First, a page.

Leon Trotsky

Between Red and White


While supplying Wrangel with men and war material during 1920, Georgia was at the same time a conspiracy centre for the various Russian, and especially Caucasian, White Guard groups. It served as an intermediary between Petlura, the Ukraine, Kuban, Daghestan and the counter-revolutionary mountain tribes. After their defeat all these people took refuge with the Mensheviks, and there established their general staffs from which they conducted their operations. From Georgia they directed the counter-revolutionary divisions to the territories of the Russian Soviet Republic by the following routes:

  1. Sukhumi-Kale-Marukh, and then into the Upper Kuban and the River Laba.
  2. Sukhumi-Kale-Gagri-Adler-Krasnaya Polyana, via Aishkha the upper reaches of the River Laba.
  3. Kutais-oni-Nalchik.

They acted more or less secretly, but only to the extent necessary for preserving a certain amount of diplomatic decorum, while all their movements were perfectly well-known to the Georgian Special Detachment. ‘My presence in Georgia,’ wrote a White Guard lieutenant to the Special Detachment on November 12th, 1920, ‘will not create any difficulties whatever with the Soviet Mission, as my work will be carried on with still greater secrecy. If any guarantors for my reliability should be required, a sufficient number of prominent Georgians will be ready to come forward.’ This document was found among others in the Menshevik archives by the committee appointed by the Communist International. The secret White organizations were closely connected with the Entente Missions, and especially with their Intelligence Departments. Should Henderson have any doubts on this matter, he could find full information in the archives of the British Intelligence Department. We sincerely hope that his reputation for patriotism may prove an open sesame to this holy of holies.

At that period Batumi was the most important centre for the intrigues and conspiracies of the Entente and its vassals. In July, 1920, Great Britain handed over Batumi to Menshevik Georgia, which at once found itself compelled to find the way to the hearts of the Adjarian population with the aid of artillery. In evacuating Batumi, after first destroying its naval defences, the British command proved its complete confidence in the goodwill of Georgia as far as Wrangel was concerned.

The annihilation of the Wrangel army brought about a complete change, for the Entente generals and diplomats were too well aware of the true character of the relations between Georgia, Wrangel, and the Soviet Republic, to have any doubts concerning the desperate position in which the liquidation of Wrangel had placed the Georgian Mensheviks. One may also take it for granted that the Georgians themselves did not remain silent, but demanded ‘guarantees’. The British governing circles raised the question of a renewed occupation of Batumi, under the guise of ‘lease’, ‘free port’, or some such label, of which the diplomats have as many as a cracksman has skeleton keys. The leading Georgian press mentioned this occupation with demonstrative satisfaction, rather than with alarm. It was self-evident that the creation of a new front against us was contemplated, and we declared that we should consider the occupation of Batumi by the British as an act of war.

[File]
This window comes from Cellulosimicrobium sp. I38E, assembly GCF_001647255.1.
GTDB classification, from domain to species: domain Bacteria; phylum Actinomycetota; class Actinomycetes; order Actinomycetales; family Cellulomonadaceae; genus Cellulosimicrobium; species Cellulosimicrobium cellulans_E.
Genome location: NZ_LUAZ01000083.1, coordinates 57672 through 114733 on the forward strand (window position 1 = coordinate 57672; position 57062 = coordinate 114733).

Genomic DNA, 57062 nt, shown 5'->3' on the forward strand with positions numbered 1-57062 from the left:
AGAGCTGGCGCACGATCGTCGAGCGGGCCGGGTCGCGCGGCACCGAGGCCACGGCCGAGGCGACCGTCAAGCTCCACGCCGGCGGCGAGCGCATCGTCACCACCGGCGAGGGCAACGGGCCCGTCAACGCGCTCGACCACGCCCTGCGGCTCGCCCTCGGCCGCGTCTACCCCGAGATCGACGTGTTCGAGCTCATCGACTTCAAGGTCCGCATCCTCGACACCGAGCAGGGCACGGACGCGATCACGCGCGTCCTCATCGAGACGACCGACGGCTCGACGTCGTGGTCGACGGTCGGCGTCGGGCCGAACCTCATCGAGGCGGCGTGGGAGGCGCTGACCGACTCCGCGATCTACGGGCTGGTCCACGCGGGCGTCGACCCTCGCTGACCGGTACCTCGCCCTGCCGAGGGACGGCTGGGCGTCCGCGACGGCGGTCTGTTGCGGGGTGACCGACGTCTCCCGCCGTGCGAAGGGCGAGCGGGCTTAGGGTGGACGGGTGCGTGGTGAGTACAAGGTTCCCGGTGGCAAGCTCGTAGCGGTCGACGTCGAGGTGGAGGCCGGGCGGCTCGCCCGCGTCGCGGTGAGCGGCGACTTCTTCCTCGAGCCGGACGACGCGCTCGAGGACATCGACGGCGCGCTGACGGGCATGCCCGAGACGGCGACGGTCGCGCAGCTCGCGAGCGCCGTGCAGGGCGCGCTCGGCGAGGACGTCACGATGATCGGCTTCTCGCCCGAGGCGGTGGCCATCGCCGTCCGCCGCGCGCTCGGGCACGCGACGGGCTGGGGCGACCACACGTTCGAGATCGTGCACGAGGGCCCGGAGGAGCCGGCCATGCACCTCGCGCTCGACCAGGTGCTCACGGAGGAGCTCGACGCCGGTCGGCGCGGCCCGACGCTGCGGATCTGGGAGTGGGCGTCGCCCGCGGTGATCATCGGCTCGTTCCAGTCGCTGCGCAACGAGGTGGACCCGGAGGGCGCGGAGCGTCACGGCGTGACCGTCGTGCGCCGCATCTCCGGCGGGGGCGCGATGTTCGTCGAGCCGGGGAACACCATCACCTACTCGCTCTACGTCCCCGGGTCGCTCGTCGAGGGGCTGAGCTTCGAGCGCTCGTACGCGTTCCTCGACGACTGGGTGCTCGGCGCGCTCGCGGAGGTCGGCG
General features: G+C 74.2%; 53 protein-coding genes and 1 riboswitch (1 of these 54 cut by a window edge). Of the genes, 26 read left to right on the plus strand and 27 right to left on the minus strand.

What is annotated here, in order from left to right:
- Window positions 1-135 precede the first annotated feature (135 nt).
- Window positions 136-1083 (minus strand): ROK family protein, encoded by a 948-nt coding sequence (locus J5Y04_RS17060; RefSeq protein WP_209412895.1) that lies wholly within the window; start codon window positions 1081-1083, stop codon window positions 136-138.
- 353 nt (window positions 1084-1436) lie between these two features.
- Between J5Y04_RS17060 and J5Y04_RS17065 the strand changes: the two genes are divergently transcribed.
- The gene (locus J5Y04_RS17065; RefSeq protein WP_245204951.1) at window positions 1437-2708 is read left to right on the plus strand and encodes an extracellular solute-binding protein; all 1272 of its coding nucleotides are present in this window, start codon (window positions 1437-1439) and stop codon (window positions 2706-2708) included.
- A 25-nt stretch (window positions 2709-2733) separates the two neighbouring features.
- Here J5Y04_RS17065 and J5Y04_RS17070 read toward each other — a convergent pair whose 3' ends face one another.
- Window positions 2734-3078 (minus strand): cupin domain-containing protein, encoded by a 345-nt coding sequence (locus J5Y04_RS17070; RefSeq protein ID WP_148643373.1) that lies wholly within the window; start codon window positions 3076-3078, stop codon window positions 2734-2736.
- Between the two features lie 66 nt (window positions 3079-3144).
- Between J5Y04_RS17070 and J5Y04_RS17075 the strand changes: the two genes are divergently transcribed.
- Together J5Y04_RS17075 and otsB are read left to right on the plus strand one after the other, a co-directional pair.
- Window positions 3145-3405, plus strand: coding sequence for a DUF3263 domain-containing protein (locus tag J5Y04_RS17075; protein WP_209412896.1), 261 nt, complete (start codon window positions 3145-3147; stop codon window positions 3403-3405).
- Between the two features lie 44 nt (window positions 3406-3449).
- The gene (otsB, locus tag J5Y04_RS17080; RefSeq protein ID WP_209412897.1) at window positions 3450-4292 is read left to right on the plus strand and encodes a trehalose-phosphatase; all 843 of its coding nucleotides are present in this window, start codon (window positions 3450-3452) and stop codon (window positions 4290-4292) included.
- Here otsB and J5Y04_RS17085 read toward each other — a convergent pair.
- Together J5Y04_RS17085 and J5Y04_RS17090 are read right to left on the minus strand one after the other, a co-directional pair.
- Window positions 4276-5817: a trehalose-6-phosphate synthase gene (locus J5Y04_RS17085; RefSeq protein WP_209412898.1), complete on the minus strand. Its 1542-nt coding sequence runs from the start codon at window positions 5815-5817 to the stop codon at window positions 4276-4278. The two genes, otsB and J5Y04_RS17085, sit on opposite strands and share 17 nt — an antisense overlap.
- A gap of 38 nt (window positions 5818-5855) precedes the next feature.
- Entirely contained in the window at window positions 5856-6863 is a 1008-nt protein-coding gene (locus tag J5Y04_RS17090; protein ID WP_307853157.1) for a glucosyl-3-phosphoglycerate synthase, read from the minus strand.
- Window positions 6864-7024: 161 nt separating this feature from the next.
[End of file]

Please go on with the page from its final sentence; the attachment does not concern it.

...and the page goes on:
About that time the fate of independent Georgia began to awaken the interest of the acknowledged protectress of the weak, M. Millerand’s France. On his arrival, ‘the Trans-Caucasian High Commissioner,’ M. Abel Chevalier, hastened to send the following message through the Georgian Telegraph Agency: ‘The French have a fraternal affection for Georgia, and I am very glad to be able widely to proclaim this. The interests of France are absolutely identical with the interests of Georgia ...’ The interests of that France which encircled Russia by a hunger blockade and let loose a number of Tsarist generals against her, were ‘absolutely identical’ with the interests of democratic Georgia. It is true that after a few lyrical and rather silly speeches about the ardent love of the French for the Georgians, M. Chevalier, as fitted a representative of the Third Republic, explained that ‘all the world powers at the present time were craving for raw materials and manufactured goods, and Georgia was an important and natural route between the East and the West.’ In other words, the sentimental friends of M. Millerand were attracted to the Georgians not as much by love as by the smell of the Baku oil.

Almost on the heels of chevalier there arrived in Georgia the French Admiral Dumesnil. The man of the seas was an emphatic as the dry land diplomat in his declarations of ardent love for the fellow-countrymen of Noah Zhordania. At the same time the Admiral declared that, as France ‘did not countenance the seizure of other people’s property’ (who would have thought it?), he, Dumesnil, being on the territory of ‘independent’ Georgia, would not allow the Soviet Government to seize the Russian ships which were then in the Georgian port, and which were destined for Wrangel or his successors. The path of justice is indeed strange and devious!